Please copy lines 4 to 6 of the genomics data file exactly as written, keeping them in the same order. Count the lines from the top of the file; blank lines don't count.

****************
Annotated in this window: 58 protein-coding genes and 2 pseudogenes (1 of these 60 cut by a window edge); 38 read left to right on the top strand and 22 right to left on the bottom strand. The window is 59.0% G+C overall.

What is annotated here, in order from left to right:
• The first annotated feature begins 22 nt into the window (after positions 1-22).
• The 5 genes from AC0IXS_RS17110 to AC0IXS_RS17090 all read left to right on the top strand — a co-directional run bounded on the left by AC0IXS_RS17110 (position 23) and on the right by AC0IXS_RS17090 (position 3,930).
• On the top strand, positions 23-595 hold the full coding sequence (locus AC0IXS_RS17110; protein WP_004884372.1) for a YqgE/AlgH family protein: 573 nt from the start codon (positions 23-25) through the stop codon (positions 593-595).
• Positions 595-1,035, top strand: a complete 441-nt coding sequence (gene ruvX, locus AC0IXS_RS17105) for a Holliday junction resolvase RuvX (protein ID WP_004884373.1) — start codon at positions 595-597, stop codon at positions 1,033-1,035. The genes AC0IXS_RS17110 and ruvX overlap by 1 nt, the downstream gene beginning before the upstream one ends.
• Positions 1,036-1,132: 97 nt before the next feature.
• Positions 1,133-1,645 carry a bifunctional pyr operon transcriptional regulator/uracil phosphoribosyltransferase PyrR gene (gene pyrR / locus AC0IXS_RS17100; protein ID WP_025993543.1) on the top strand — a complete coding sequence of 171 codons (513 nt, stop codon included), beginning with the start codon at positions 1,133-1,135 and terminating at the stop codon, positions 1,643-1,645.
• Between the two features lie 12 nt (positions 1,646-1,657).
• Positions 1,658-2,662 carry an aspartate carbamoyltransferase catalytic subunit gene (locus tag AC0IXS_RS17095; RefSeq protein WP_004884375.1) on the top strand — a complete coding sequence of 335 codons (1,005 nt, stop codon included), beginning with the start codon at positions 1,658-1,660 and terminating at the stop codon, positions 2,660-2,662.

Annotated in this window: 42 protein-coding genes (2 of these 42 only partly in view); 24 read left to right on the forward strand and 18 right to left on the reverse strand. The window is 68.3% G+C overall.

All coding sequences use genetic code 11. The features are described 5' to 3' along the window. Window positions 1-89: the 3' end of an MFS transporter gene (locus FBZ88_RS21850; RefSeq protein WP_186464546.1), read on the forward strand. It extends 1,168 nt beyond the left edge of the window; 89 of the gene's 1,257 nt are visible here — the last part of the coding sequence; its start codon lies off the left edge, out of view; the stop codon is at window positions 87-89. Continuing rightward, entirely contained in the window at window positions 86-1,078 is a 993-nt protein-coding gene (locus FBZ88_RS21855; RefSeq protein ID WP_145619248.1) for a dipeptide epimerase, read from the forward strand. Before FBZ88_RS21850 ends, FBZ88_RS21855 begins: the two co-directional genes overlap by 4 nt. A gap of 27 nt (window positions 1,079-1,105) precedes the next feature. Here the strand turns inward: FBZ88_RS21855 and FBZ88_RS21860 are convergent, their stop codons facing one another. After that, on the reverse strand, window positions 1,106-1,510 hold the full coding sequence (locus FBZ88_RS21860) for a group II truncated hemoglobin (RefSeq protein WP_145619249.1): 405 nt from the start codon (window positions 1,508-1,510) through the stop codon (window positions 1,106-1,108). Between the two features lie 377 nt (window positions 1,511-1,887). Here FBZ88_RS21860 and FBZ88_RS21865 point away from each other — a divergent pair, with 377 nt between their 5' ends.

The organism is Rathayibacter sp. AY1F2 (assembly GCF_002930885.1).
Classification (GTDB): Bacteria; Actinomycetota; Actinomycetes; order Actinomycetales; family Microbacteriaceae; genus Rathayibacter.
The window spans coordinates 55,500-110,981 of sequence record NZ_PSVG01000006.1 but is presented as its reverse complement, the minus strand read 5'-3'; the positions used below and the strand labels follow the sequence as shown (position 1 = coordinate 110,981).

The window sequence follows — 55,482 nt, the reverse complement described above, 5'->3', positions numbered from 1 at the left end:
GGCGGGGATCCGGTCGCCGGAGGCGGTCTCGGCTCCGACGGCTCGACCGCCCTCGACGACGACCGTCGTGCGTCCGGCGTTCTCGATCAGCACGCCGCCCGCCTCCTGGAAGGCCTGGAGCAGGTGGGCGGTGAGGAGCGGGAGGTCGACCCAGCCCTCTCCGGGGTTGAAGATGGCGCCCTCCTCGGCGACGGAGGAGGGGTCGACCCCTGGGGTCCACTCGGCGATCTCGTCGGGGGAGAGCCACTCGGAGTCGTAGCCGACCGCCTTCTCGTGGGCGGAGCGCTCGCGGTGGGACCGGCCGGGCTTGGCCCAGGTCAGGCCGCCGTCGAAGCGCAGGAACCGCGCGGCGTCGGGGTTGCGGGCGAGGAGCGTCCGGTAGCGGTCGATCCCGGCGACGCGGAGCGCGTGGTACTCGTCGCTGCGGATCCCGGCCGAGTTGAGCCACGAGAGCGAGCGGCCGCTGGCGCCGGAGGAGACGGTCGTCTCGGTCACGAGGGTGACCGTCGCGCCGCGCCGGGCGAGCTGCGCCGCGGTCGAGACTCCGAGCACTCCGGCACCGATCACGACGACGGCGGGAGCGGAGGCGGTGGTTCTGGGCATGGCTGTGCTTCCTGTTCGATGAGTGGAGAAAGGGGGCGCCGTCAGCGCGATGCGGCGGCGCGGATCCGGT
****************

• The 5 genes from AC0IXS_RS17110 to AC0IXS_RS17090 all read left to right on the top strand — a co-directional run bounded on the left by AC0IXS_RS17110 (position 23) and on the right by AC0IXS_RS17090 (position 3,930).
• On the top strand, positions 23-595 hold the full coding sequence (locus AC0IXS_RS17110; protein WP_004884372.1) for a YqgE/AlgH family protein: 573 nt from the start codon (positions 23-25) through the stop codon (positions 593-595).
• Positions 595-1,035, top strand: a complete 441-nt coding sequence (gene ruvX, locus AC0IXS_RS17105) for a Holliday junction resolvase RuvX (protein ID WP_004884373.1) — start codon at positions 595-597, stop codon at positions 1,033-1,035. The genes AC0IXS_RS17110 and ruvX overlap by 1 nt, the downstream gene beginning before the upstream one ends.